Chemical Changes


Electrolysis is the process of passing electrical current (direct current) through a solution or molten ionic compound, to decompose electrolytes. This separates the ions, and elements will be discharged at the electrodesInert electrodes should be used, otherwise they will react with the solution/products.

Electrolysis can only be done using ionic compounds, as it requires free ions to move. This is why it can only be done if in solution, or liquid (molten) state. If electrolysis is completed with a solution, then hydrogen (H+) and hydroxide (OH-) ions will also be present, as water will also dissociate.

During electrolysis:

  • positively charged ions (cations) migrate to the negatively charged electrode (cathode)
  • negatively charged ions (anions) migrate to the positively charged electrode (anode)

Rules of electrolysis

  • at the cathode (negative electrode) - the least reactive element (metal or hydrogen) will be discharged
  • at the anode (positive electrode) - in order of preference:
    1. halide ions (F⁻, Cl⁻, Br⁻ etc.) will be discharged as halogen gases
    2. hydroxide ions (OH⁻) - given off as oxygen gas
    3. any other negative ions present

Electrolysis Set-Up

Electrolysis of Solution

You need to be able to explain the formation of products during specific electrolysis experiments, when inert electrodes are used. In the table below, we can see which products are formed. If you are unsure why the following discharges happen, look again above at the rules of electrolysis.

Electrolyte At the anode (+) At the cathode (-)
copper chloride (aq)
chlorine gas copper metal
sodium chloride (aq)
chlorine gas
hydrogen gas
sodium sulfate (aq)
oxygen gas hydrogen gas
water acidified with sulfuric acid
oxygen gas hydrogen gas
molten lead bromide
bromine gas lead metal

Electrolysis of sodium chloride solution

Electrolysis of Copper

Purifying copper

Copper can be purified by electrolysis. Electricity is passed through solutions containing copper compounds, such as copper sulfate. In this process, the anode would be made from impure copper and the cathode made from pure copper.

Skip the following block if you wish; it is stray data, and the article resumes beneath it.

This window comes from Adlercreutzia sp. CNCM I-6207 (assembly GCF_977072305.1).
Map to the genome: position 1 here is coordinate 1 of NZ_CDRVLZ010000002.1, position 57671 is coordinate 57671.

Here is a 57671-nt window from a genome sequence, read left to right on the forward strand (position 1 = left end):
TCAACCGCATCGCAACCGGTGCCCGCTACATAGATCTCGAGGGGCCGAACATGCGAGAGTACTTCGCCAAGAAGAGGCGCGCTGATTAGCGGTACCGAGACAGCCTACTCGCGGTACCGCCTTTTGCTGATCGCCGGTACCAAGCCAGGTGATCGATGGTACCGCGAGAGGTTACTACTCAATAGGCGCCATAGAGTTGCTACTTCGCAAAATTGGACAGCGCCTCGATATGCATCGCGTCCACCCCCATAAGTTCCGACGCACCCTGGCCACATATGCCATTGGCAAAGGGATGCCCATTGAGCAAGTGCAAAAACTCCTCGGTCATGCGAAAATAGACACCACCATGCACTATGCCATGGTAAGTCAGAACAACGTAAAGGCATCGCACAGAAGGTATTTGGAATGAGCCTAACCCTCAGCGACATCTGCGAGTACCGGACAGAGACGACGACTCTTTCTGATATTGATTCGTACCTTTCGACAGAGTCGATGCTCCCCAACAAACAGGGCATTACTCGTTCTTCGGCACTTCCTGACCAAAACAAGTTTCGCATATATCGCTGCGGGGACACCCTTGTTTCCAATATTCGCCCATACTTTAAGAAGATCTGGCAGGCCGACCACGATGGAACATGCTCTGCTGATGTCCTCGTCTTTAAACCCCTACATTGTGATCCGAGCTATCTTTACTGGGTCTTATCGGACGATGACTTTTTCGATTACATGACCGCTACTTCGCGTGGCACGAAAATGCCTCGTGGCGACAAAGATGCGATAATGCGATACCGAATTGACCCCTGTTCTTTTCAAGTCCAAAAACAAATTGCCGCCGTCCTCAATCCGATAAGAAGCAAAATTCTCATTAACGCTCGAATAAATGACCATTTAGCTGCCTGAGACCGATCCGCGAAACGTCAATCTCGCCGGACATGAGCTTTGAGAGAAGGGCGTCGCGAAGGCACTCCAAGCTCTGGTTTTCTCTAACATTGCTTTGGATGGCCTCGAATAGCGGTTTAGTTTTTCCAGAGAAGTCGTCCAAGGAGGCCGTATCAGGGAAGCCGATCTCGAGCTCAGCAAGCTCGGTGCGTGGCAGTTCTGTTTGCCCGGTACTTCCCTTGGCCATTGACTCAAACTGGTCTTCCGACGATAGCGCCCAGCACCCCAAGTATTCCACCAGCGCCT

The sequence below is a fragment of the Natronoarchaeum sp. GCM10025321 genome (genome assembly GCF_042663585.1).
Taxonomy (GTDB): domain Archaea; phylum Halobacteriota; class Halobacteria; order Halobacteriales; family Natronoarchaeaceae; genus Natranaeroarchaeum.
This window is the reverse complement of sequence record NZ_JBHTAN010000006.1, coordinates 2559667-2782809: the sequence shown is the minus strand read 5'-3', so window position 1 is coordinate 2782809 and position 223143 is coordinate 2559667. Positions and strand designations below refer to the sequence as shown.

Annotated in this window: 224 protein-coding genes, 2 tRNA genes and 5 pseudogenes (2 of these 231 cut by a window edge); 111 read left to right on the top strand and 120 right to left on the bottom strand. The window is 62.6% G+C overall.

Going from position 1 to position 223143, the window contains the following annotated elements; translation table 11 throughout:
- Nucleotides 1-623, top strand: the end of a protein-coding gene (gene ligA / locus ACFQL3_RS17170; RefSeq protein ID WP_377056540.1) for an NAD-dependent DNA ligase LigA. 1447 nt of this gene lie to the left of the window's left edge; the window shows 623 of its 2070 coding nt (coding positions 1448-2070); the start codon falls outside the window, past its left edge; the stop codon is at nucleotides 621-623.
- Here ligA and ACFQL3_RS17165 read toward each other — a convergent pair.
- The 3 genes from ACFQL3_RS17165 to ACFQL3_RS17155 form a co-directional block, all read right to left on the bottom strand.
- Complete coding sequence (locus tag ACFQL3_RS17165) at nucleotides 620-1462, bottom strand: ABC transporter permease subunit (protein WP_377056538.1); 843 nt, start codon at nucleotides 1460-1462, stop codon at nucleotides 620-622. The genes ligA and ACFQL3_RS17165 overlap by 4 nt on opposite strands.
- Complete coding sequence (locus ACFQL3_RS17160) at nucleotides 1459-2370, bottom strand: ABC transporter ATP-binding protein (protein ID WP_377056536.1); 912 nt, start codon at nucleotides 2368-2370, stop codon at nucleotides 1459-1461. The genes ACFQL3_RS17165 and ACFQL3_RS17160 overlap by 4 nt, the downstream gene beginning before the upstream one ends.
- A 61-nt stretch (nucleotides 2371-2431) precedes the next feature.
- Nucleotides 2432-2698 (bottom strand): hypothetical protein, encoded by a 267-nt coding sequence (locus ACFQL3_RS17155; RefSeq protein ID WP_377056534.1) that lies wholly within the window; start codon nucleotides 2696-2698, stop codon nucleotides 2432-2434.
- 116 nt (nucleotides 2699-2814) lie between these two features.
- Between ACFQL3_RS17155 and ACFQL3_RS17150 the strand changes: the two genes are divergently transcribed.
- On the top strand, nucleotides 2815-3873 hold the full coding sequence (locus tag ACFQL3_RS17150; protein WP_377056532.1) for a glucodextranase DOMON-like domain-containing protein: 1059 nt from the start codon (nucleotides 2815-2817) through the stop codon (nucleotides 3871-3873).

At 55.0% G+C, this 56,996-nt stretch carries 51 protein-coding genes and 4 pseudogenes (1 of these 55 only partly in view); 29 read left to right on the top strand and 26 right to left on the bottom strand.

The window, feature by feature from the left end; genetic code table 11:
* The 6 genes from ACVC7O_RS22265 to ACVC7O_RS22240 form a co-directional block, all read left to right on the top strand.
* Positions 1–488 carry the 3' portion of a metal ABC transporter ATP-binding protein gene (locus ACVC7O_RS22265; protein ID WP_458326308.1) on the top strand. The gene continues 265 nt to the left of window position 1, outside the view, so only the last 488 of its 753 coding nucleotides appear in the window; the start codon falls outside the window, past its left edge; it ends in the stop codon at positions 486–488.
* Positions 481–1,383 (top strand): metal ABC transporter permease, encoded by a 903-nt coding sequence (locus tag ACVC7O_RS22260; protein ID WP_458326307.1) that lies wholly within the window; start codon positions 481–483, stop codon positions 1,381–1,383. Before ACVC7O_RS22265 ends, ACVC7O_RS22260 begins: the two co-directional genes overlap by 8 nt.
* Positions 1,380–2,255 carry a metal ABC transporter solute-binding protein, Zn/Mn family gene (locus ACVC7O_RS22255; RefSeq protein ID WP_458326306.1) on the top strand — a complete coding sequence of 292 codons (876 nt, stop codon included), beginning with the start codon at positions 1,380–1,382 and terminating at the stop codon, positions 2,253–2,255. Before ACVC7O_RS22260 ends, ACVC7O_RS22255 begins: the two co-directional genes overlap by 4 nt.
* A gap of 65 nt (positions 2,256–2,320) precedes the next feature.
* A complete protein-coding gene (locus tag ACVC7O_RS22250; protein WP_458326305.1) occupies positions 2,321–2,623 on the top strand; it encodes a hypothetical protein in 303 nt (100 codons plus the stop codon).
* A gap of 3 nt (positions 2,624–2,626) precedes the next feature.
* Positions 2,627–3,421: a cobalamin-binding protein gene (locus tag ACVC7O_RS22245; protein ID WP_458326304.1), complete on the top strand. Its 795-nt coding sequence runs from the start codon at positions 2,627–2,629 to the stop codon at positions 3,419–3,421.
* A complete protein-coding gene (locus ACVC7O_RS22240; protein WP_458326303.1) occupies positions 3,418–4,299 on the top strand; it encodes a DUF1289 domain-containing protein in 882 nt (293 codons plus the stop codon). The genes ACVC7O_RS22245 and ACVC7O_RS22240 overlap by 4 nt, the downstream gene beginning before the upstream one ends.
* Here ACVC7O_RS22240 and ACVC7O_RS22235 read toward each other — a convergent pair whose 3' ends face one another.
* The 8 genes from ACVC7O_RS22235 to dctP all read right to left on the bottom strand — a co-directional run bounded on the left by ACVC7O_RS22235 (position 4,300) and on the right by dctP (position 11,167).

Copper ions are positive (Cu2+), so move to the negative electrode (cathode). During electrolysis, the anode loses mass as copper dissolves (as the ions are moving to the cathode), and the cathode gains mass as copper is deposited.

Impurities will form under the impure copper anode, in the form of a 'sludge'. This shouldn't be immediately thrown away, as it may contain valuable metals like silver.

Electrolysis of copper sulfate with graphite electrodes

Using inert electrodes (such as graphite electrodes) will still produce copper deposits at the cathode. However, rather than the anode mass decreasing (like it does in copper purification) we will produce oxygen gas. This can be tested for using a glowing splint, and if it relights - then oxygen is present.

Electrolysis of copper sulfate

Extracting Metals

The least reactive metals are found in their native state in the Earth's crust. This means they are found as uncombined elements.

Any metal more reactive than hydrogen, but less reactive than carbon, can be extracted by adding carbon to displace the metal from its oxide (or other compounds). This is known as reduction.

The most reactive metals have to be extracted using electrolysis, as carbon is not reactive enough to displace the metals. This is rather costly, and uses a lot of electricity.

Extracting Aluminium

Aluminium oxide is insoluble in water, so it must be molten to act as an electrolyte. A lot of energy must be transferred to break aluminium's ionic bonds, which is expensive - so to reduce costs, powdered aluminium oxide is dissolved in molten cryolite. This melts at a lower temperature than aluminium oxide and helps reduce costs.

Higher Tier

Half equation at the cathode:

Al3+ + 3e- → Al

Half equation at the anode:

2O2- → O2 + 4e-

Extracting Aluminium using Electrolysis

Half Equations

Higher Tier

A half equation shows what happens at each electrode during electrolysis, in terms of the electron transfer. It shows what happens when ions gain electrons (reduction) or lose electrons (oxidation). In half equations:

  • electrons are shown as e-
  • the numbers of atoms of each element must be the same on both sides (like in a balanced equation)
  • the total charge on each side needs to be the same

At the cathode

Positive ions (cations) will gather at the cathode, and gain electrons. You will either need to write a half equation for a metal, or hydrogen gaining electrons. 

Group one metals, and hydrogen, only have a +1 charge, and so only need to gain one electron, but notice how because hydrogen gas is made of two hydrogen atoms, we must start with 2 hydrogen ions:

Na+(aq) + e- → Na(s)
K+(aq) + e- → K(s)
2H+(aq) + 2e- → H2(g)
Cu2+(aq) + 2e- → Cu(s)

At the anode

Negative ions (anions) will gather at the anode, and lose electrons. You will either need to write a half equation for a halide, oxygen, hydroxide or a metal.

2Cl-(aq) - 2e- → Cl2(g)
2O2-(aq) - 4e- → O2(g)
4OH-(aq) - 4e- → 2H2O(l) + O2(g)
Cu(s) - 2e- → Cu2+(aq)